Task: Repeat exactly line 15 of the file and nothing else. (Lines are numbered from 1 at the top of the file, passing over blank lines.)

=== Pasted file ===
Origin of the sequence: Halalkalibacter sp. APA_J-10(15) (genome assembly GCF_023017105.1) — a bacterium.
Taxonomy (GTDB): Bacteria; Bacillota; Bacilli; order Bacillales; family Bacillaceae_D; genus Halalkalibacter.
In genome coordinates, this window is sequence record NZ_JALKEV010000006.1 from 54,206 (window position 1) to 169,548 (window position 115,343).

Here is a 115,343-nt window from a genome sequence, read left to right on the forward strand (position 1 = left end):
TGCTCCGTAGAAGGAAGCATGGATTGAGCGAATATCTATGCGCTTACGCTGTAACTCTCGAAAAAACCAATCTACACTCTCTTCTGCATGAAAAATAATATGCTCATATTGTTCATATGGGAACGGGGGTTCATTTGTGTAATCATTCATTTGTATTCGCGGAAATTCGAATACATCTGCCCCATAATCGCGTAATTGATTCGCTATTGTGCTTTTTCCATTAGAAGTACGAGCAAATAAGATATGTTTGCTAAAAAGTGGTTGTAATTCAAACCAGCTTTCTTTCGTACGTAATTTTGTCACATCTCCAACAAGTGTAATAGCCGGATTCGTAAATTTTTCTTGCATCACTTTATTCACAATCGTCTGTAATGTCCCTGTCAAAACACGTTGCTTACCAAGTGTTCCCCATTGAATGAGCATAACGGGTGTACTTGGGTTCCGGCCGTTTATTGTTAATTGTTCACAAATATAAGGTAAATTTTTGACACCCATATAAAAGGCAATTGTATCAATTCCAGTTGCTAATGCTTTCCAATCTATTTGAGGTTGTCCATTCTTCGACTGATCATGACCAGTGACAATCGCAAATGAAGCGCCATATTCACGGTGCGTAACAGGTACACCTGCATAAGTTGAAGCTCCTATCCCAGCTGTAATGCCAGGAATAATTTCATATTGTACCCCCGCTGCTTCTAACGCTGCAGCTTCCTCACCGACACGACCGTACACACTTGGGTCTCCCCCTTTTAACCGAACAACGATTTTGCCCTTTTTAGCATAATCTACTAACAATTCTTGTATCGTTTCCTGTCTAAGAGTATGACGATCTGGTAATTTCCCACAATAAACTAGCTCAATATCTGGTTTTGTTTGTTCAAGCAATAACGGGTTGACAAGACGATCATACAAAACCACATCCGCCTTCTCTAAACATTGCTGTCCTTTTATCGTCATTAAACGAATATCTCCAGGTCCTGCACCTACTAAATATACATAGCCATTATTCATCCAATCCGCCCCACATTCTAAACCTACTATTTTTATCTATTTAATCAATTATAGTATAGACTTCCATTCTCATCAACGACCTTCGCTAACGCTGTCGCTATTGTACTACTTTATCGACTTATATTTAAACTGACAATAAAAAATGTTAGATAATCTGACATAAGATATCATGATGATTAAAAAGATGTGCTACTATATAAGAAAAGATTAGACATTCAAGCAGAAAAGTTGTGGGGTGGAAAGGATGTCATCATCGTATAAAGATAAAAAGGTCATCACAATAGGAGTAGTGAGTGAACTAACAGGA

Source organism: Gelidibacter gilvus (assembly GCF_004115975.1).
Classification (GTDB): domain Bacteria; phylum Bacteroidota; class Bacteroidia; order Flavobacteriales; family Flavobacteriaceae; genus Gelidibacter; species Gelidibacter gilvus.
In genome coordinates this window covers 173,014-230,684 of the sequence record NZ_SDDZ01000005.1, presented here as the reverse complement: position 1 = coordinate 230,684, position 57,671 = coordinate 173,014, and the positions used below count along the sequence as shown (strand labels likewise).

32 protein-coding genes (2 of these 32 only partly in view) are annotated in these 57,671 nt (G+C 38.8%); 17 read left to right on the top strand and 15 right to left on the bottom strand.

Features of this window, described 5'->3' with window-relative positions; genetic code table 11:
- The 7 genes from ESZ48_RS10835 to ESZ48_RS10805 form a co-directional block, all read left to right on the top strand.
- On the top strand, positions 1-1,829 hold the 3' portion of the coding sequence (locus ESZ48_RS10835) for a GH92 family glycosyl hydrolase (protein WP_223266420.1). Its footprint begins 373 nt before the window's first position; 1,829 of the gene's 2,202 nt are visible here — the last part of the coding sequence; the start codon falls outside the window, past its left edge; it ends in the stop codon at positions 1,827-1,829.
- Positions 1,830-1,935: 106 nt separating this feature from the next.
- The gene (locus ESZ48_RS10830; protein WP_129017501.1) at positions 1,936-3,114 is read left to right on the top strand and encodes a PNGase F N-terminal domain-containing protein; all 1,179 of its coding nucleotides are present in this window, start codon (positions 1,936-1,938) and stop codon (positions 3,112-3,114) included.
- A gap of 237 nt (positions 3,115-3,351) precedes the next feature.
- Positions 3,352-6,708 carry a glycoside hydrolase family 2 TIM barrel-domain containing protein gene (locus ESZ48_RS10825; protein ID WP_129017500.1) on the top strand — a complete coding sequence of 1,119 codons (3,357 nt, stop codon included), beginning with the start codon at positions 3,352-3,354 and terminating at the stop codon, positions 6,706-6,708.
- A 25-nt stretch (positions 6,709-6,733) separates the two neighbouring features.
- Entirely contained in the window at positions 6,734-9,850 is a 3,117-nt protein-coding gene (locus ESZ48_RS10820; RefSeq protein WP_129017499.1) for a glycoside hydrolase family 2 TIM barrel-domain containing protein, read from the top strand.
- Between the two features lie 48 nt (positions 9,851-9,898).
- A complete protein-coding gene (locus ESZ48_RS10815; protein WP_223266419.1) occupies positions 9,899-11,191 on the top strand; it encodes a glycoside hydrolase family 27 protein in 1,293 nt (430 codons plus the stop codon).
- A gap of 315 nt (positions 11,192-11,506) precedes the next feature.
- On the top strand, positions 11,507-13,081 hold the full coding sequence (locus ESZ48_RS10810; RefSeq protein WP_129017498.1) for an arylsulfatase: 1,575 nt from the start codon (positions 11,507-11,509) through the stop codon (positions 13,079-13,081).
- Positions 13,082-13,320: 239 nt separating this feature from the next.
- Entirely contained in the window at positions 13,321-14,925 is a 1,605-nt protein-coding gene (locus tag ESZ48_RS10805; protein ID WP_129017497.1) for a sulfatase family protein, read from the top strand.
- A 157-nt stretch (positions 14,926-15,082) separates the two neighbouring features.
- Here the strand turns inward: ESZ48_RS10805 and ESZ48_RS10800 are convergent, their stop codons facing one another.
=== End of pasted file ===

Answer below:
- A gap of 237 nt (positions 3,115-3,351) precedes the next feature.